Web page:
So the drone outcome was an accident?
    Yes! Exactly.
    Nice. So, what are the things that inspire you creatively outside of music? You know, other things that you have going on in life that perhaps feed back into your creative process?
    Well it's hard to say exactly because sometimes it's just your daily experience and the way you experience the world. Sometimes you want to just translate a certain feeling in a piece. But I'm inspired also by other types of art. For example, I've always been a big fan of Werner Herzog. One of the most influential things for my work, somehow.
    An incredible filmmaker and artist!
    I'm quite a narrative person. So I always have stories in my head for what I do, or images. Sometimes, literature as well. And, for example, for this track, you were talking about 'To Whoever Shall Inherit the Earth,' I was thinking of this poem from Bukowski which is called 'The Meek Shall Inherit the Earth.'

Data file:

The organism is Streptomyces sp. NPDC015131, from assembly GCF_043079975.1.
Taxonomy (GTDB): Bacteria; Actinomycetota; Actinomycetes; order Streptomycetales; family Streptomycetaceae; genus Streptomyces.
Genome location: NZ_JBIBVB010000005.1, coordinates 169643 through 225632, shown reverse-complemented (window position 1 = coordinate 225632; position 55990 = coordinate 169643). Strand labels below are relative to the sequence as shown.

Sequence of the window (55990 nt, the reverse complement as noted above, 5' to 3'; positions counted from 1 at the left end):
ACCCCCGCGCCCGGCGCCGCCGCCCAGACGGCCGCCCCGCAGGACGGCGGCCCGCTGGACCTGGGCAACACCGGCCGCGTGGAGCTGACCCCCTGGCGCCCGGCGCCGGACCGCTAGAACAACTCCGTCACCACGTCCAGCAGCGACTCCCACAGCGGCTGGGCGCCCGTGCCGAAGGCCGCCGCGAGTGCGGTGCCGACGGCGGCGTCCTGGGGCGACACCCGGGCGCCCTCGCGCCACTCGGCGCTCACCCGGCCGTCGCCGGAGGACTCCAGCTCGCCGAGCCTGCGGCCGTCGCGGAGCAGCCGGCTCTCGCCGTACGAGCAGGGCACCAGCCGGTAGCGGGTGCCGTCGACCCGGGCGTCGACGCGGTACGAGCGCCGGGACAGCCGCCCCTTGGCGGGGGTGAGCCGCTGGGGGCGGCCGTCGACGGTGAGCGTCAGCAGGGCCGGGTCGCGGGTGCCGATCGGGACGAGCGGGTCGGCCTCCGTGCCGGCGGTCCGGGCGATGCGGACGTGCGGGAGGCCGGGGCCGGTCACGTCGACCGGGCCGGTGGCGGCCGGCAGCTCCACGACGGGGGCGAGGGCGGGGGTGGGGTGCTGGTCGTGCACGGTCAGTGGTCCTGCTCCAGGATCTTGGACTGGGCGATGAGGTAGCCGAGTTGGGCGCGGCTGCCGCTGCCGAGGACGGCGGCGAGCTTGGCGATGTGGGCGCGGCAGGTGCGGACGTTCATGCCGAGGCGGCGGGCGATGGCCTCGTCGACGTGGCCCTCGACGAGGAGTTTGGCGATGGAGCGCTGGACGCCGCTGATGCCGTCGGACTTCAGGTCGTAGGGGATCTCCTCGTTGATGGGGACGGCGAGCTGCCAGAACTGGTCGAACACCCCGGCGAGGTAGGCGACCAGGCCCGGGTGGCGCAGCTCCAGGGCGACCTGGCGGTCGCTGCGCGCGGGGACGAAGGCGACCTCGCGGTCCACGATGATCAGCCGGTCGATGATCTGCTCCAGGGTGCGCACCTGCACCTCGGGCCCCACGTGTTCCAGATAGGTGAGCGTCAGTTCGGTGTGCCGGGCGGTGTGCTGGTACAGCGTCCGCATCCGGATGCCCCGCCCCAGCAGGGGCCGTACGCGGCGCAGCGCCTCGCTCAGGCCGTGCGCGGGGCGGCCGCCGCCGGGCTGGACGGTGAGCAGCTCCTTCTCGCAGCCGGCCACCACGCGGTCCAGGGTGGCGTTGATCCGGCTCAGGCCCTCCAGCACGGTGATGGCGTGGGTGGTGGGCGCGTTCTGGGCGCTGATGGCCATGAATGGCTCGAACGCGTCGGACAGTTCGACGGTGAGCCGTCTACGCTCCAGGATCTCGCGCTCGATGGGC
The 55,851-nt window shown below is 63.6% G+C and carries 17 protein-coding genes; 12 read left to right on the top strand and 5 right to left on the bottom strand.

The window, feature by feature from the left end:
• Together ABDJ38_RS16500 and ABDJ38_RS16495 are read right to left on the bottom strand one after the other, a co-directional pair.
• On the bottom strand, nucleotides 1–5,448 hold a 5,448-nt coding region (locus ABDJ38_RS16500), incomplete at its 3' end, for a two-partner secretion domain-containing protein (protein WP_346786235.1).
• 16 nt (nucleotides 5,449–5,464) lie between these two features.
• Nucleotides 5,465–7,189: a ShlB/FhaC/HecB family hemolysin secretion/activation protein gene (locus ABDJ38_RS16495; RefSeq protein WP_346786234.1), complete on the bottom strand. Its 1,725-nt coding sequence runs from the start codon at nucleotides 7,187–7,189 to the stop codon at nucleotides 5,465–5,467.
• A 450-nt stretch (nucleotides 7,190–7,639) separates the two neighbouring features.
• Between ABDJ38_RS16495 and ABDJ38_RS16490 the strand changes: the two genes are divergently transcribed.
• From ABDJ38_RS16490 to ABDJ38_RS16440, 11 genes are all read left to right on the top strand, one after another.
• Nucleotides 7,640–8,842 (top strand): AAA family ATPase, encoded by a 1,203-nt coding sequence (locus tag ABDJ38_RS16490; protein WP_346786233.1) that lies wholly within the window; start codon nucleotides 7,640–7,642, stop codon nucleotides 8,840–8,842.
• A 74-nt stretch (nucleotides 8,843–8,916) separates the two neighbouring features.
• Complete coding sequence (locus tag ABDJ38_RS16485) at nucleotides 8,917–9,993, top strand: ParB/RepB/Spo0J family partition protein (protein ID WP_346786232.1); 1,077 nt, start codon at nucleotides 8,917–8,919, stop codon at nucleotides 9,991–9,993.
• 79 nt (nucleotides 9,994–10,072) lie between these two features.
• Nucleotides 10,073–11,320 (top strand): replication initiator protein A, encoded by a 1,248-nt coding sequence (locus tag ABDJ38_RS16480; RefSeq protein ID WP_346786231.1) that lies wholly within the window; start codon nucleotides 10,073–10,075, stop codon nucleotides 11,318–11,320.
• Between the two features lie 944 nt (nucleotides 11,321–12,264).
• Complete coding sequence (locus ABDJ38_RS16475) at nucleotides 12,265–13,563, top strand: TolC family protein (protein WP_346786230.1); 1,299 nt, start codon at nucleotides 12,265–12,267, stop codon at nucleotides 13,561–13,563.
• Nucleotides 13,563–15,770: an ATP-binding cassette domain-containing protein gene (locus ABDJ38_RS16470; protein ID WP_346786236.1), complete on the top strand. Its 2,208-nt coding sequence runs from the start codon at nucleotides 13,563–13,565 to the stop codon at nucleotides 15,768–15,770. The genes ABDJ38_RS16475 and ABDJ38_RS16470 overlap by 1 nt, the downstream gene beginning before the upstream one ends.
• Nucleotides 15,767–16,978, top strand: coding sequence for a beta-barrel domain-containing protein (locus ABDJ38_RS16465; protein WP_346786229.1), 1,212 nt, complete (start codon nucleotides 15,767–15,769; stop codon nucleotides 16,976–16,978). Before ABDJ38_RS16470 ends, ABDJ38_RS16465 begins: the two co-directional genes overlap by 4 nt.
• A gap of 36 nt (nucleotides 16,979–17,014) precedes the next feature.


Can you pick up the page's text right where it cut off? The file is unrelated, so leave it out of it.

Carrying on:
So I just had this image in my mind, and then I changed it because the title of this poem, 'The Meek Shall Inherit the Earth,' is actually a quote from the Bible, and I didn't really feel comfortable using that as a title for a track. So I changed it.
    You mentioned films by Werner Herzog being an influence. Is there a standout film?
    I really like his documentaries, but I remember one of the first films I saw from him that I really liked was Kaspar Hauser. It's a film he did in the 70s, I think.
    Actually, the story used is a story that you find in a lot of German movies because it's supposed to be a true story of a child. How do you say, a wild child, or a child that didn't have any contact with humans growing up, and then he has been found as...
    I think it's a professor or something like this that is raising him. And what I like there is first he used this actor that is Bruno S., that he used in another movie as well and it's a non-professional actor.
    It's just a really special character and really beautiful. Again, this idea of beauty that I like where the person is not a professional actor, so he is not acting in the standard way.

    The Enigma of Kaspar Hauser (1974) - trailer